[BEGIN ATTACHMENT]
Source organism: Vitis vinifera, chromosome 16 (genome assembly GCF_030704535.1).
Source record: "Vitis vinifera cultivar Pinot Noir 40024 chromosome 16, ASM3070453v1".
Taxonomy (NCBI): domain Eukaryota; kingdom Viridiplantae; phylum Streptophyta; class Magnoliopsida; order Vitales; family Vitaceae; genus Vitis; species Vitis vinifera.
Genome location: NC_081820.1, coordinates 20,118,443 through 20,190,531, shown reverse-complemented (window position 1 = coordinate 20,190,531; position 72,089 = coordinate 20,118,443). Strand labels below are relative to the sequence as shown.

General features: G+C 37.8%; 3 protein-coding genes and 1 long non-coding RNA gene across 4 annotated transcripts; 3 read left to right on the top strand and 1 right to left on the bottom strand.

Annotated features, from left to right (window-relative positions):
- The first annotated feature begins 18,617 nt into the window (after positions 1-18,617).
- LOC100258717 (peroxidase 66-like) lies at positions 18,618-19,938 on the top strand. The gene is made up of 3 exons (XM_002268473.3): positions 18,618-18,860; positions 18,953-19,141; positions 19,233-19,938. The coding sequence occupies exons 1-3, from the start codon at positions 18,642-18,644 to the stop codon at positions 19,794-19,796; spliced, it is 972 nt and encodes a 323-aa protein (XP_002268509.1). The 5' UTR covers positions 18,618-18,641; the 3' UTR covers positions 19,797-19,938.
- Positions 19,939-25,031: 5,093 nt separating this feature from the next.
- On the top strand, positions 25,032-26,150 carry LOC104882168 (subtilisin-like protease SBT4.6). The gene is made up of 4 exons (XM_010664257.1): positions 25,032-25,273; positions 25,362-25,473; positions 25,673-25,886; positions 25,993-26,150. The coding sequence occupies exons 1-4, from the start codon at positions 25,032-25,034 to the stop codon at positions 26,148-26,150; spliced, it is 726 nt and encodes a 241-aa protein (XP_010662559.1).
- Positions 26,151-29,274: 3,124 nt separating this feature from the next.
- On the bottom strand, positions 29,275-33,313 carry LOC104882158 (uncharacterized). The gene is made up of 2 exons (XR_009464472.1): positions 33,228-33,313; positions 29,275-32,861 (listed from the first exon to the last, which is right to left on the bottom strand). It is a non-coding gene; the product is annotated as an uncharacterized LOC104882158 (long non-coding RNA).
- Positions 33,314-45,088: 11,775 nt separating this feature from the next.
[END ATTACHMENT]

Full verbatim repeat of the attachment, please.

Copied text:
Source organism: Vitis vinifera, chromosome 16 (genome assembly GCF_030704535.1).
Source record: "Vitis vinifera cultivar Pinot Noir 40024 chromosome 16, ASM3070453v1".
Taxonomy (NCBI): domain Eukaryota; kingdom Viridiplantae; phylum Streptophyta; class Magnoliopsida; order Vitales; family Vitaceae; genus Vitis; species Vitis vinifera.
Genome location: NC_081820.1, coordinates 20,118,443 through 20,190,531, shown reverse-complemented (window position 1 = coordinate 20,190,531; position 72,089 = coordinate 20,118,443). Strand labels below are relative to the sequence as shown.

General features: G+C 37.8%; 3 protein-coding genes and 1 long non-coding RNA gene across 4 annotated transcripts; 3 read left to right on the top strand and 1 right to left on the bottom strand.

Annotated features, from left to right (window-relative positions):
- The first annotated feature begins 18,617 nt into the window (after positions 1-18,617).
- LOC100258717 (peroxidase 66-like) lies at positions 18,618-19,938 on the top strand. The gene is made up of 3 exons (XM_002268473.3): positions 18,618-18,860; positions 18,953-19,141; positions 19,233-19,938. The coding sequence occupies exons 1-3, from the start codon at positions 18,642-18,644 to the stop codon at positions 19,794-19,796; spliced, it is 972 nt and encodes a 323-aa protein (XP_002268509.1). The 5' UTR covers positions 18,618-18,641; the 3' UTR covers positions 19,797-19,938.
- Positions 19,939-25,031: 5,093 nt separating this feature from the next.
- On the top strand, positions 25,032-26,150 carry LOC104882168 (subtilisin-like protease SBT4.6). The gene is made up of 4 exons (XM_010664257.1): positions 25,032-25,273; positions 25,362-25,473; positions 25,673-25,886; positions 25,993-26,150. The coding sequence occupies exons 1-4, from the start codon at positions 25,032-25,034 to the stop codon at positions 26,148-26,150; spliced, it is 726 nt and encodes a 241-aa protein (XP_010662559.1).
- Positions 26,151-29,274: 3,124 nt separating this feature from the next.
- On the bottom strand, positions 29,275-33,313 carry LOC104882158 (uncharacterized). The gene is made up of 2 exons (XR_009464472.1): positions 33,228-33,313; positions 29,275-32,861 (listed from the first exon to the last, which is right to left on the bottom strand). It is a non-coding gene; the product is annotated as an uncharacterized LOC104882158 (long non-coding RNA).
- Positions 33,314-45,088: 11,775 nt separating this feature from the next.